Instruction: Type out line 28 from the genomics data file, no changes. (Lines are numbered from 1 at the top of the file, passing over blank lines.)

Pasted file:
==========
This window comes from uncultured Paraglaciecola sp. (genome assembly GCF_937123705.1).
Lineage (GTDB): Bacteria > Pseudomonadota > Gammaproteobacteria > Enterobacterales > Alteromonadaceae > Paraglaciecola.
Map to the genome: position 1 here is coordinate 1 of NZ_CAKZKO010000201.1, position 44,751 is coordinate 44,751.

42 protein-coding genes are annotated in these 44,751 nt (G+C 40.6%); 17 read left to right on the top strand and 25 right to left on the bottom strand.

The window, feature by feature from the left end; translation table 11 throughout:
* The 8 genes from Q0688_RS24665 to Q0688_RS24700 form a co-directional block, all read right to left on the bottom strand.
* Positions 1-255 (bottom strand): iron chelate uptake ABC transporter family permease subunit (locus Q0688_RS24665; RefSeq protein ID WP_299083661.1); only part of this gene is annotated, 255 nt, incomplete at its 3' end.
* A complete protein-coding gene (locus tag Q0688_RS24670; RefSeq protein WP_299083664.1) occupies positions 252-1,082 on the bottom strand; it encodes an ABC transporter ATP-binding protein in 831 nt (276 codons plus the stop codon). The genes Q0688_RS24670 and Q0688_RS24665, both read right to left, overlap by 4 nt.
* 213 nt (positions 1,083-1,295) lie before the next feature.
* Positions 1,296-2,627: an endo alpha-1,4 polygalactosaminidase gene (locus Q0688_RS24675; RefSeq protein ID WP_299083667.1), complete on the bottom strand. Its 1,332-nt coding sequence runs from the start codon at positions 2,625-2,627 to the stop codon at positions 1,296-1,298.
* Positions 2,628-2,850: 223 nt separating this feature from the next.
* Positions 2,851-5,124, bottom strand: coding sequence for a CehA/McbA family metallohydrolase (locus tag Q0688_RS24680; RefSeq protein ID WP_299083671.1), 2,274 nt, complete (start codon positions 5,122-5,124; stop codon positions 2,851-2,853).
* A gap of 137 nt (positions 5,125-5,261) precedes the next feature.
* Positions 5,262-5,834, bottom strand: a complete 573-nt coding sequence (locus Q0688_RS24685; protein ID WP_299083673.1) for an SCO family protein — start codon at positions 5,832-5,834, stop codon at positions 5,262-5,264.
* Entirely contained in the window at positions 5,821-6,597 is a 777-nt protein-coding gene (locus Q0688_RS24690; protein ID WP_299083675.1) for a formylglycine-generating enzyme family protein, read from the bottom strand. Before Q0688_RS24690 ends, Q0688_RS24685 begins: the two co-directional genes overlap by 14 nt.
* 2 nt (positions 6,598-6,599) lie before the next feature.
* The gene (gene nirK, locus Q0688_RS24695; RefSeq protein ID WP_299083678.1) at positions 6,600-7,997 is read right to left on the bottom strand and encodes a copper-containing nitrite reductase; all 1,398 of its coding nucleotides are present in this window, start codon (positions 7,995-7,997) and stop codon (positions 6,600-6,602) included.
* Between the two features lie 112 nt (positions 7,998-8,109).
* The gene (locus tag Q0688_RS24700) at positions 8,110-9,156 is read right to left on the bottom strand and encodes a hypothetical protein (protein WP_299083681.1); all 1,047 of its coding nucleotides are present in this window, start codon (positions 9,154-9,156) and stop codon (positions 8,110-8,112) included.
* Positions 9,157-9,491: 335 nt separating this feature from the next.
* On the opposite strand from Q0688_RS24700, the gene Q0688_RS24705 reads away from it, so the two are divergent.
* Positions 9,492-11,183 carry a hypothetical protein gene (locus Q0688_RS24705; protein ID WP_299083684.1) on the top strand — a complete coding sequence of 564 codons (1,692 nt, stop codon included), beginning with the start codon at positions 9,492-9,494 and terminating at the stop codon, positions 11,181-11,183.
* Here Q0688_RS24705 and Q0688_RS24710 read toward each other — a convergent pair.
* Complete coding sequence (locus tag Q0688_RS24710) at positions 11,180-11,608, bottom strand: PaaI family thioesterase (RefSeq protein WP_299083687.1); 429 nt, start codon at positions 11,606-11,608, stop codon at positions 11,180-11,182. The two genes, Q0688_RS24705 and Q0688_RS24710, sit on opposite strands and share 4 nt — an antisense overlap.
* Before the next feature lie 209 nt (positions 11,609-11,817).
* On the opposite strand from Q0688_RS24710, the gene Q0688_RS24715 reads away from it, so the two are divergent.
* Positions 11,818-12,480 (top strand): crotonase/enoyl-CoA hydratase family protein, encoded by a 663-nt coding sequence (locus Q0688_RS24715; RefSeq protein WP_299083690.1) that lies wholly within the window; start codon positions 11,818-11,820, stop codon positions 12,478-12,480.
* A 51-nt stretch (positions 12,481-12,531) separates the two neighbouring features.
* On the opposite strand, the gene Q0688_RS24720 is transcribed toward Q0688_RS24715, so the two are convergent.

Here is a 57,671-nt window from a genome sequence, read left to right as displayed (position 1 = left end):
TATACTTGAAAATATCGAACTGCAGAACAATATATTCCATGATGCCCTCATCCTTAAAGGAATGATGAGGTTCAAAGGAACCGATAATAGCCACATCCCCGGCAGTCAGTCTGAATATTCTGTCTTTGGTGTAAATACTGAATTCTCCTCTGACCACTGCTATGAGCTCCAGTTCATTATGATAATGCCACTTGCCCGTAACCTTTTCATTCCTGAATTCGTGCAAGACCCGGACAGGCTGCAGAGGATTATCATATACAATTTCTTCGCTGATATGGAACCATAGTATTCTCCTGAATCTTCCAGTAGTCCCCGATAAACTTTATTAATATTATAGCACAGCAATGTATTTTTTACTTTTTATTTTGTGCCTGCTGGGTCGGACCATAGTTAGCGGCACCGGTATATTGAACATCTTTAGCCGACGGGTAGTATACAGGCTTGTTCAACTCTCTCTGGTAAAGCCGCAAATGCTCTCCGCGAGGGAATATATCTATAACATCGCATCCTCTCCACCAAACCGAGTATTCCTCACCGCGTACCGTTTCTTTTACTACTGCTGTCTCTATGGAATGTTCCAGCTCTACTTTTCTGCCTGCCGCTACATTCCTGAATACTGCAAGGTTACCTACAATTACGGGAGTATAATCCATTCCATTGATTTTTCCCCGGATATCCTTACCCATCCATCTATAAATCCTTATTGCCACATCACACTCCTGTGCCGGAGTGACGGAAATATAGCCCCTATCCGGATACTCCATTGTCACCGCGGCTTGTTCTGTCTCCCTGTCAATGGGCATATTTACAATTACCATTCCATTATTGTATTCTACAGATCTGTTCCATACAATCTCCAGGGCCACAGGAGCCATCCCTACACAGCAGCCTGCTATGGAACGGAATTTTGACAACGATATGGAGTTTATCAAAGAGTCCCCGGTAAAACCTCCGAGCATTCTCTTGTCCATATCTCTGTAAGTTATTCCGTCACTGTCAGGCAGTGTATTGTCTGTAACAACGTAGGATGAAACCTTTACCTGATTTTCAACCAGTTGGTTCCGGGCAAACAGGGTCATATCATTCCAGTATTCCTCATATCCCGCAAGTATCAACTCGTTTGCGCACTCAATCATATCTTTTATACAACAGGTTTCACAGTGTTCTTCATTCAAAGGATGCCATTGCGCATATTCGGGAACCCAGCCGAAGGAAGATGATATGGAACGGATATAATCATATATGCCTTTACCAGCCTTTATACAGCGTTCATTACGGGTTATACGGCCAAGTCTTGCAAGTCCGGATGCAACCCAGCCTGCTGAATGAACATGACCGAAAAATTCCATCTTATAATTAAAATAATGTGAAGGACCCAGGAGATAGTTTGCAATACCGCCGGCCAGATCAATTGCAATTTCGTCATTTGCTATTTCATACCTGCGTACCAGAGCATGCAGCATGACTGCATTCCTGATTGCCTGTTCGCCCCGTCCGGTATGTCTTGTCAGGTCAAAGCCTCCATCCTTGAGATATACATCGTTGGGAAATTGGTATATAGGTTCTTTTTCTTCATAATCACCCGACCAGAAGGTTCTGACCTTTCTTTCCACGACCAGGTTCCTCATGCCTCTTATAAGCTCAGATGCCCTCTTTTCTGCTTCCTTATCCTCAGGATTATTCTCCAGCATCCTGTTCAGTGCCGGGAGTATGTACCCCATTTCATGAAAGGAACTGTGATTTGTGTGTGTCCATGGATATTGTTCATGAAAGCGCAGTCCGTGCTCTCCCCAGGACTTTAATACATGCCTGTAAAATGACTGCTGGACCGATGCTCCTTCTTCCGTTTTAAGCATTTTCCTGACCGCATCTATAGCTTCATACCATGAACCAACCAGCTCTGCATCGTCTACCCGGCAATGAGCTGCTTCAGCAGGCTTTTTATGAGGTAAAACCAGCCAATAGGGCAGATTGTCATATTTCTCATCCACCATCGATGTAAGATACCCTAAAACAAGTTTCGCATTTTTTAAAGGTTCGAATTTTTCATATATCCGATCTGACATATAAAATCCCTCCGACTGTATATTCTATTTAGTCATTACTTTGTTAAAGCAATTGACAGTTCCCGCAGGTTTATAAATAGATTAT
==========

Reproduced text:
* A 51-nt stretch (positions 12,481-12,531) separates the two neighbouring features.